For this collection, Bulgarian producer Ivan Shopov teamed up with sound designer and producer Airbag Killex, presumably intending to create something that would appeal to a wide range of electronic music producers, as well as jobbing composers working in the film and television industry. The results of their collaboration amount to 1.91GB of 24-bit WAV, Kontakt, EXS24 and NNXT content.
The team have managed to sort the samples into just seven main folders, entitled '1 Shots', '100 BPM', '125 BPM', '140 BPM', '170 BPM', 'Sampler Instruments' and 'Xtras'. All four 'BPM' folders contain identically named subfolders, which give a reasonably good indication of the style of samples they contain.
It's probably best to think of the material in the subfolders called 'Atmostpheres & Textures' as sound-design ideas. Shopov and Killex obviously enjoy sci-fi and have come up with noises and soundscapes that could easily find their way into the scores of countless films and games. Some are coarse and grainy, evoking thoughts of alien insects scuttling about; others are more like smooth pad sounds, albeit with rather unsettling metallic textures. These are the sort of noises that bounce around the corridors of industrial spacecraft in Ridley Scott films, and inside the minds of David Cronenberg and David Lynch.
The samples categorised as 'Circuit Bent Synth Loops' are more in-your-face and would be suitable for hard-edged techno tracks. Funnily enough, the material in these folders also reminded me of the kind of raw, innovative effects used in early episodes of Dr Who.
Two more folders, called 'Warped Drum Loops' and 'Modified Percussion', feature samples that, by their very nature, are rhythmical and percussive and less like sound design. I noticed one or two loops leaning towards pop R&B, but most might be described as experimental techno.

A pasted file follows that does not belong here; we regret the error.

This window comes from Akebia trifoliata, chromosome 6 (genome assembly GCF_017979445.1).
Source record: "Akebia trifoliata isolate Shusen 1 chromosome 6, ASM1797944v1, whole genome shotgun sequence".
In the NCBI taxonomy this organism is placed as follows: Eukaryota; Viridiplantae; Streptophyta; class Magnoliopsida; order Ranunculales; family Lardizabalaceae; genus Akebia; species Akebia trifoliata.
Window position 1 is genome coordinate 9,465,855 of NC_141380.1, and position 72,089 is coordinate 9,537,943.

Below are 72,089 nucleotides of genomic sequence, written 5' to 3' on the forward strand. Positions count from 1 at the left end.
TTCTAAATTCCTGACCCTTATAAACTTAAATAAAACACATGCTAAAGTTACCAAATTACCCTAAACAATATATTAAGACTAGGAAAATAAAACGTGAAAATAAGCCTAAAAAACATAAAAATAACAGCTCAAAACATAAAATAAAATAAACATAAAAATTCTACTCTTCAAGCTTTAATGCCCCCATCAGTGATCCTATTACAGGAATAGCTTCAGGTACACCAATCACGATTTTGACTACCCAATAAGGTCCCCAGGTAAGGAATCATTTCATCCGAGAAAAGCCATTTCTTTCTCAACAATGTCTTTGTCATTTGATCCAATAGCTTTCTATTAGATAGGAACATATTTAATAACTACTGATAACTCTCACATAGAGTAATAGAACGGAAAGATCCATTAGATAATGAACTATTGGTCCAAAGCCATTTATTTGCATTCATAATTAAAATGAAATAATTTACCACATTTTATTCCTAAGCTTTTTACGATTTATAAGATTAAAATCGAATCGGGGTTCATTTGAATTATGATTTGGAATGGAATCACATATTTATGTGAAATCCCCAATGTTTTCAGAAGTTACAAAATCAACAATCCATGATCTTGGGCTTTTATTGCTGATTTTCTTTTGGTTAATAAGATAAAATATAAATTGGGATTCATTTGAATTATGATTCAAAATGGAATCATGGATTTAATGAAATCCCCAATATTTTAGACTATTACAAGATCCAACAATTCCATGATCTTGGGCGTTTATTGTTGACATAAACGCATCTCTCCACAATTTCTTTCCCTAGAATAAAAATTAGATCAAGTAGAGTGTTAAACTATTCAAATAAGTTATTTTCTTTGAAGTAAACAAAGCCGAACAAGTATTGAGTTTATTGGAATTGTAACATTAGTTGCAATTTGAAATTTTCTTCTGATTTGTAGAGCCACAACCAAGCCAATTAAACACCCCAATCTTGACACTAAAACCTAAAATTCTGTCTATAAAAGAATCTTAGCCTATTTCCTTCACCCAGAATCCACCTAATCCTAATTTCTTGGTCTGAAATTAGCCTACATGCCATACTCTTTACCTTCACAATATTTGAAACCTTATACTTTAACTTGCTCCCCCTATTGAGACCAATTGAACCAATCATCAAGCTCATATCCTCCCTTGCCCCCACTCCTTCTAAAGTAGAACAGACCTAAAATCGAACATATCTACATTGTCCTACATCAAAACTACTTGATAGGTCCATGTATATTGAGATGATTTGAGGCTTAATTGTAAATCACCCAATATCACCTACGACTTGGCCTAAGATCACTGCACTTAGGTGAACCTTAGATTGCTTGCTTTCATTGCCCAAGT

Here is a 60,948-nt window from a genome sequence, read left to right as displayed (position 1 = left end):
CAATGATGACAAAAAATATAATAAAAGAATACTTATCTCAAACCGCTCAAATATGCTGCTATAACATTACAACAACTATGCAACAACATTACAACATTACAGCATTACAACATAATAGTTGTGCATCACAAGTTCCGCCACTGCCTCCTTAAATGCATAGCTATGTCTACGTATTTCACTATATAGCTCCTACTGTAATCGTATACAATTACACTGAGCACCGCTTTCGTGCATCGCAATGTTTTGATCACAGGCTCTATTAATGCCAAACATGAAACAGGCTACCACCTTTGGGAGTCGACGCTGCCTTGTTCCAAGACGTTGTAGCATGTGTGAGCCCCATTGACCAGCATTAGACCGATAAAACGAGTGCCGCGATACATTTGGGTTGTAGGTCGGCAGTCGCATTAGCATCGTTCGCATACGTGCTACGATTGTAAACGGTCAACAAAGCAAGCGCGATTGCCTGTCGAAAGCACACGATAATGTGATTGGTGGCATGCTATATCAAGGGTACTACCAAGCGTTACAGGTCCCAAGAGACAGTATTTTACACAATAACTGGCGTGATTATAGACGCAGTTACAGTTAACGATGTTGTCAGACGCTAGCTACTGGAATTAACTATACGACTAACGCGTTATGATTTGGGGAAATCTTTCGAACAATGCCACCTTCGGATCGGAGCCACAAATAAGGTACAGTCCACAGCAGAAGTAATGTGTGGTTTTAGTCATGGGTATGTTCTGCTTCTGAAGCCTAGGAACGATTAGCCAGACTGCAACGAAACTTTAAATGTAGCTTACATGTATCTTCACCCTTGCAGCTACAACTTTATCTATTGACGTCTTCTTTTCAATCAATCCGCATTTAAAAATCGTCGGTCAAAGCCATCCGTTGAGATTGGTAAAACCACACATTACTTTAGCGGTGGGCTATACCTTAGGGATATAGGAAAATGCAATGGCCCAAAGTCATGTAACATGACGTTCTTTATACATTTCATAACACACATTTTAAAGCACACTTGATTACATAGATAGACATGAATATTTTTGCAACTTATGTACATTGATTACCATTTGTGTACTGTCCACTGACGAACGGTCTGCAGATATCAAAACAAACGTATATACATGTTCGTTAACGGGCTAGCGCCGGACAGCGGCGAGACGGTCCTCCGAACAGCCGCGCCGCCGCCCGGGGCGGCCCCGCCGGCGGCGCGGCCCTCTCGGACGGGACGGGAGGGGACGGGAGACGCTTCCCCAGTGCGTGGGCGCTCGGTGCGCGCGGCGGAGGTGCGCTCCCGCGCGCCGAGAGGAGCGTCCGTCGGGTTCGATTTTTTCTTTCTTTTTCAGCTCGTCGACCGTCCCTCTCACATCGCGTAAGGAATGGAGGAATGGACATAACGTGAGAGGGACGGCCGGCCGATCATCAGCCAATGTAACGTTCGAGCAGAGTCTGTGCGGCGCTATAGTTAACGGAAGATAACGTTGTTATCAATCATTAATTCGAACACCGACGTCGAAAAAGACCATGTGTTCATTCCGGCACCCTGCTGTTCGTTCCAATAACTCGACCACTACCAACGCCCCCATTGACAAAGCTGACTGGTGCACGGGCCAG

The last folder worth mentioning — '1 Shots' — is dedicated to glitch sounds, defined as being 'Evolving Glitches', 'Glitch FX' and 'Mini Glitch Hits'. Quite a few examples sound like heavily processed samples of children's toys and old video game noises. Others are a little kinder to the ears and employ dub-like delays.
What's most striking about Warped Phonics is the amount of variation there is within each of its folders, given that the material is fairly genre-specific. This isn't just the result of tweaking software synths and mixing down, although some loops were made in that way. For some sounds, a Barcus-Berry contact mic was placed on the studio desk to capture finger scratching and tapping noises, the cracking and rolling of walnuts and the sound of a glass rotating. Quite a number of old and new hardware synths, drum machines and samplers were used, to create performances that were then edited in Pro Tools. The producers have clearly enjoyed experimenting with textures, layers, effects, ambiences and editing, and their exuberance shines through in the material.
Anyone wanting to liven up a dour bread-and-butter sample collection should shortlist Warped Phonics. Tom Flint
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